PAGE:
And the winner is…

Nijmegen has been elected Cycling City of the Netherlands in 2016! This was announced today by the Fietsersbond (Cyclists’ Union) in the Netherlands. Although I made it no secret that I thought Utrecht was a great candidate (as was outsider Goes), I am also very happy with and for Nijmegen. It was with reason that I concluded my post about this great cycling city with these words: “All in all cycling in Nijmegen is really attractive. That is why I think Nijmegen is a worthy candidate in this competition that would certainly deserve to win the title.”

This woman is strugling to cycle up the hill in the historic city centre. She manages! The woman in the background has a much easier task: she rides an e-bike.
This woman is strugling to cycle up the hill in the historic city centre. She manages! Apart from the occasional hill, cycling in Nijmegen; Cycling City of the Netherlands 2016, is really easy!

The Fietsersbond published some initial reactions in the annoucement.

Chair of the jury, Peter van der Knaap (SWOV) said the competitors were very strong. “Goes was very impressive, Groningen and Utrecht show enormous ambition and Maastricht really works on a transformation. Still, we thought Nijmegen scored best.”

Alderman Harriët Tiemens of Nijmegen is very happy with the title Fietsstad 2016. “It is a beautiful reward for our efforts, but also a great incentive to continue to work even harder to get our cycling policies right. We want to make Nijmegen as attractive as possible for cyclists. In recent years we see that more and more people cycle. Cycling to the city centre increased with nearly 20 percent. That decreases traffic and parking problems in the city, but it is also good for air quality and people’s health in Nijmegen. You can see that there is great enthusiasm for cycling in Nijmegen and its surroundings, not only in the growing figures of bicycle use, but also by the great interest for the Giro d’Italia that passed through our region and by the fact that together with Arnhem we host next year’s world bicycle Conference Velo-city. “

Saskia Kluit, Director of the Fietsersbond, is pleased with the choice of Nijmegen as bicycle city 2016. “Nijmegen is an entrepreneurial city with a bicycle heart in the right place. It really isn’t surprising that the world bicycle Velo-City Conference will take place in this region next year. Nijmegen has an eye for the potential of the bike, and has now justly been rewarded. “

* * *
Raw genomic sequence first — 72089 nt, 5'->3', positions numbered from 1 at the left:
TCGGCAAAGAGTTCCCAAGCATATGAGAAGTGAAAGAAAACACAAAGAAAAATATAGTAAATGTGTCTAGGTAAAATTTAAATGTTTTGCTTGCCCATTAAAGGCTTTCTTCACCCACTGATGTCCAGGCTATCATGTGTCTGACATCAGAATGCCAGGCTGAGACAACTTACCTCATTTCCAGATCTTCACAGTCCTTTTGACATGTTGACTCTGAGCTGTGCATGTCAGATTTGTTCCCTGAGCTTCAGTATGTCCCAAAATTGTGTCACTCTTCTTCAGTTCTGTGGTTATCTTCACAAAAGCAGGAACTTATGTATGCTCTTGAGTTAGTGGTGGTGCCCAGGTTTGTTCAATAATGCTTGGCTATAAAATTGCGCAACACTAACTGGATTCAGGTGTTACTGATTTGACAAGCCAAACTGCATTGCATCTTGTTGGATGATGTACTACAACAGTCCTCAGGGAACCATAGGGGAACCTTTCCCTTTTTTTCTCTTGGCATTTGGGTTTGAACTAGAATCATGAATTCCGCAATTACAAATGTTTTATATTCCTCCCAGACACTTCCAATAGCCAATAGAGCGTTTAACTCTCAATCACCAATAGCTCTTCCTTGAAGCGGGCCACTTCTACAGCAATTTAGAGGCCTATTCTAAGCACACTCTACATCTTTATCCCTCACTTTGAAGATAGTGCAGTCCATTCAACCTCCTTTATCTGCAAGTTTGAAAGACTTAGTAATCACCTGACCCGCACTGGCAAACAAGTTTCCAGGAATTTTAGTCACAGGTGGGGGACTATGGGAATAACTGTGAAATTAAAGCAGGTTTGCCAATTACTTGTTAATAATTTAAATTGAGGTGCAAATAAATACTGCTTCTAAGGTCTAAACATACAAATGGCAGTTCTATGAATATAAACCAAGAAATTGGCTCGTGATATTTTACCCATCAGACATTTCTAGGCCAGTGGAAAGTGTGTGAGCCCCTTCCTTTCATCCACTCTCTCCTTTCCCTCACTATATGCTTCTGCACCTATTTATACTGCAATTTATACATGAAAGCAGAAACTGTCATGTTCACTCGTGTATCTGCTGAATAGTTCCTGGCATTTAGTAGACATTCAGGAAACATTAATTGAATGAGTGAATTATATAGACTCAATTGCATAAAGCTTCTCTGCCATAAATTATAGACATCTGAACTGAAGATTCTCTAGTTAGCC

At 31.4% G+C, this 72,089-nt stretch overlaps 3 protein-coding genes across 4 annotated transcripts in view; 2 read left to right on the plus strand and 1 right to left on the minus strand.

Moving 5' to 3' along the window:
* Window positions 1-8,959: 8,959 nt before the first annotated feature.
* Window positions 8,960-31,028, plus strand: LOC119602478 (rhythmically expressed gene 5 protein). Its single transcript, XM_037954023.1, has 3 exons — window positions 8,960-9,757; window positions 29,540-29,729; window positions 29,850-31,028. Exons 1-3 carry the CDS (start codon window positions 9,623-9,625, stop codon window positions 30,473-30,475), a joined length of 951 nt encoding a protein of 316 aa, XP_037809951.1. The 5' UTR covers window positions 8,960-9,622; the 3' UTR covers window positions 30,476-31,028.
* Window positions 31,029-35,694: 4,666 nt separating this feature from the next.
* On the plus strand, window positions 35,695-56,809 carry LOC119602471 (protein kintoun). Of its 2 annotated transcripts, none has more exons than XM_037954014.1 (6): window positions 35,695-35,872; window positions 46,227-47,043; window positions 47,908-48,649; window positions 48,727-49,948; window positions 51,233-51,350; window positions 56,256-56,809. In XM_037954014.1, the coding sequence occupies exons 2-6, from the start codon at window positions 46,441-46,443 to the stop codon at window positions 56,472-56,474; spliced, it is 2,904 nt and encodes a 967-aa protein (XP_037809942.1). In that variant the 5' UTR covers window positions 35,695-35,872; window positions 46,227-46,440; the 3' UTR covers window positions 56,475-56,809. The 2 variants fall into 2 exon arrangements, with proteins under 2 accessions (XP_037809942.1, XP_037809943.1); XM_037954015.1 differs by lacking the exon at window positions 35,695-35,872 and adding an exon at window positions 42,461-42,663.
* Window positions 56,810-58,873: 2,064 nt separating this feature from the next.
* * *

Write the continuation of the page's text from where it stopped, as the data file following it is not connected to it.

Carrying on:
On Thursday afternoon there will be a celebration in Nijmegen that I will also attend. For now it may be nice to watch my video portrait again, knowing that Nijmegen has been chosen to be the winner of this year’s competition!

Nijmegen is Cycling City of the Netherlands in 2016!

8 thoughts on “And the winner is…

  1. This woman is strugling to cycle up the hill in the historic city centre. She manages! Apart from the occasional hill, cycling in Nijmegen; Cycling City of the Netherlands 2016, is really easy!

    Are electric bikes popular in Nijmegen?

  2. Thanks, Edmonton Teen, for your contribution.

    The shared space in Drachten (not Dordreecht) is the prototype of all shared space experiments in the Netherlands.

    As far as I know there is no one who is monitoring these ‘shared-space-disasters all overv the country. It has been marketed as a solution for conflicts between slow traffic and motorcartraffic. But the conflicts remain.

    In practice, in my own town Arnhem, the conflicts are solved by pedestrians and cyclists who are now forced to be more careful to in this traffic. Their perception of the public space is dominated know by insecurity about the behaviour of cardrivers. No motorist drives slower or more careful; on the contrary.

    Shared space is big lie, but local authorities believe in it.

    As far as I know, Nijmegen does not have too many of these ‘free-to-hunt-areas’.

    Jan Berkelder

    1. I fully agree with you. However, I would extend that to ‘bicycle roads’, which are in my opinion just another horrible shared space with a different name, but which are heavily promoted on most bicycle blogs. If even the lobbyist and cyclists themselves cannot agree, you cannot blame authorities for getting confused.

  3. Maybe the Prize is predominantly meant as an impetus to do even more, thus Groningen or Utrecht had not really great chances to win the award, although I don’t know many cities that don’t think traffic improvement more bike-oriented than Utrecht (or Groningen) do. Anyway Nijmegen is a really graceful winner of the award and has deserved the honour to be a role model for all cities in the world to improve cycling!

  4. I was most pleased with Goes (the G still screws up me trying to pronounce it), but Nijmengen works well too (and I had no idea at first that the IJ letter didn’t involve pronouncing the J). Good choice jury. Are there people specifically looking at where cycle infrastructure is not up to the best standards, like those roundabouts in Groningen with practically no divide between cyclists and pedestrians, the shared space in Dordrecht (I think I’m spelling that wrong, I mean a city something like 15-25 km to the west of Assen), the abundance of advance stop lines in Amsterdam, etc? Even the Dutch have to hold themselves to a high standard.

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